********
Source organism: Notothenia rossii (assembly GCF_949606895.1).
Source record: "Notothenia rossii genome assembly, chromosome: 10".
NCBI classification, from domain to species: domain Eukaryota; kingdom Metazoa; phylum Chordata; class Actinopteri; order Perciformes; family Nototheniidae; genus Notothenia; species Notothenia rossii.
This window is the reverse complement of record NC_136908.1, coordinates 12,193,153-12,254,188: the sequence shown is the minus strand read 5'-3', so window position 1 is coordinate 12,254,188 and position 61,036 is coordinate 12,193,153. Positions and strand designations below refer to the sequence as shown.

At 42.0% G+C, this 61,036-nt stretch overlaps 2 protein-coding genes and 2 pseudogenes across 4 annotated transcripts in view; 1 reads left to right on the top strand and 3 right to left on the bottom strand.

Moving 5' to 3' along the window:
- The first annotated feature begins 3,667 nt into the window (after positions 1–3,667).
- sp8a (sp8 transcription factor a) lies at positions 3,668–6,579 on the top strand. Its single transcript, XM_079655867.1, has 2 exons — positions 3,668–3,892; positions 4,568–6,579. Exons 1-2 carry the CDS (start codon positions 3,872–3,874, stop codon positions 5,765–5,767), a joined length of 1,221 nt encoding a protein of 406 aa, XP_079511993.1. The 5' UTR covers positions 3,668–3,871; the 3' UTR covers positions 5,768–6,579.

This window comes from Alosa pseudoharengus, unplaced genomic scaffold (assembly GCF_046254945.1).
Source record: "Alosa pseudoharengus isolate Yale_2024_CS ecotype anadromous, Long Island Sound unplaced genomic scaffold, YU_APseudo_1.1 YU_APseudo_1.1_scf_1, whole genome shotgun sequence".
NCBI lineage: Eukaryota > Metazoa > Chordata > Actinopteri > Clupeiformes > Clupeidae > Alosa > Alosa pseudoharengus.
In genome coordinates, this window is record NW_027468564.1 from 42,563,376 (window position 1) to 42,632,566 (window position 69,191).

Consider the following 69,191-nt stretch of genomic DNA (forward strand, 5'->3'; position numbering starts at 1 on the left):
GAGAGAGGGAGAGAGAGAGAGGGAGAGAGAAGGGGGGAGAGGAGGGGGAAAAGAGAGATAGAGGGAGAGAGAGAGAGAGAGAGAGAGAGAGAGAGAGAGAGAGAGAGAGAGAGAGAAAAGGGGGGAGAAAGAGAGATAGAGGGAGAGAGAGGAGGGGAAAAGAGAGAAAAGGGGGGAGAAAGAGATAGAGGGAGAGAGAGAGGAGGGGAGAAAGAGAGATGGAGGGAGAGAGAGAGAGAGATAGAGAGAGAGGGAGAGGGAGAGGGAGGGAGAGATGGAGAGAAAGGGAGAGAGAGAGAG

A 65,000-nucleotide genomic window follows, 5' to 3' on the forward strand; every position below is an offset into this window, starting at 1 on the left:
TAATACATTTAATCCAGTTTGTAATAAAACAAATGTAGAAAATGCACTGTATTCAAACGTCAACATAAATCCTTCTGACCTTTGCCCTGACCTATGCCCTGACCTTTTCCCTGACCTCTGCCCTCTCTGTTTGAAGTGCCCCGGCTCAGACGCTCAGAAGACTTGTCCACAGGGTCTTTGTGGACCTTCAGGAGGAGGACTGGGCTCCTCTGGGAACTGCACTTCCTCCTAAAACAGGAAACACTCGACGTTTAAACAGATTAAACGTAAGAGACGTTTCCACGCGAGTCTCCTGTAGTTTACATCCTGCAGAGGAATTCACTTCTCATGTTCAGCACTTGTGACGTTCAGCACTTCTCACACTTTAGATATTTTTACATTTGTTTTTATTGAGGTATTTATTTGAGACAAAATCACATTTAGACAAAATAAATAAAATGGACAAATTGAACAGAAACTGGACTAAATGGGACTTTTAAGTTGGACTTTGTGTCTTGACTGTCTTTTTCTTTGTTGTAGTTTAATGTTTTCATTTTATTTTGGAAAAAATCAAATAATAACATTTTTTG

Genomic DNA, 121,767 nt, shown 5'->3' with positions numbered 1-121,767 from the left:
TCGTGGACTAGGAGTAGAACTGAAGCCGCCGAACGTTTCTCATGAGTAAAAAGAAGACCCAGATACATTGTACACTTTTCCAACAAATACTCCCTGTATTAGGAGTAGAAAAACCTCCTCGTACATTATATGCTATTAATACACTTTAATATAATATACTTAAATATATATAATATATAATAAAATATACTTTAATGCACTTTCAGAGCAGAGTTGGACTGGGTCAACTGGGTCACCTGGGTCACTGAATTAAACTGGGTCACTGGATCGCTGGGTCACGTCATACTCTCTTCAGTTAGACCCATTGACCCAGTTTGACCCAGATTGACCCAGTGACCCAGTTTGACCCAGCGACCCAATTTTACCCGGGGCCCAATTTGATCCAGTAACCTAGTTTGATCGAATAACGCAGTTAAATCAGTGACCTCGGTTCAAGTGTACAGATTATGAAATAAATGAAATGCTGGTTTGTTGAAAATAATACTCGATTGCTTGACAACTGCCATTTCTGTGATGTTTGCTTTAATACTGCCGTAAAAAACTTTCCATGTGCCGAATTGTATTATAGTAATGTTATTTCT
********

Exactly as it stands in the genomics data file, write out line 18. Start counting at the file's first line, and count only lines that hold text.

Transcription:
TCGTGGACTAGGAGTAGAACTGAAGCCGCCGAACGTTTCTCATGAGTAAAAAGAAGACCCAGATACATTGTACACTTTTCCAACAAATACTCCCTGTATTAGGAGTAGAAAAACCTCCTCGTACATTATATGCTATTAATACACTTTAATATAATATACTTAAATATATATAATATATAATAAAATATACTTTAATGCACTTTCAGAGCAGAGTTGGACTGGGTCAACTGGGTCACCTGGGTCACTGAATTAAACTGGGTCACTGGATCGCTGGGTCACGTCATACTCTCTTCAGTTAGACCCATTGACCCAGTTTGACCCAGATTGACCCAGTGACCCAGTTTGACCCAGCGACCCAATTTTACCCGGGGCCCAATTTGATCCAGTAACCTAGTTTGATCGAATAACGCAGTTAAATCAGTGACCTCGGTTCAAGTGTACAGATTATGAAATAAATGAAATGCTGGTTTGTTGAAAATAATACTCGATTGCTTGACAACTGCCATTTCTGTGATGTTTGCTTTAATACTGCCGTAAAAAACTTTCCATGTGCCGAATTGTATTATAGTAATGTTATTTCT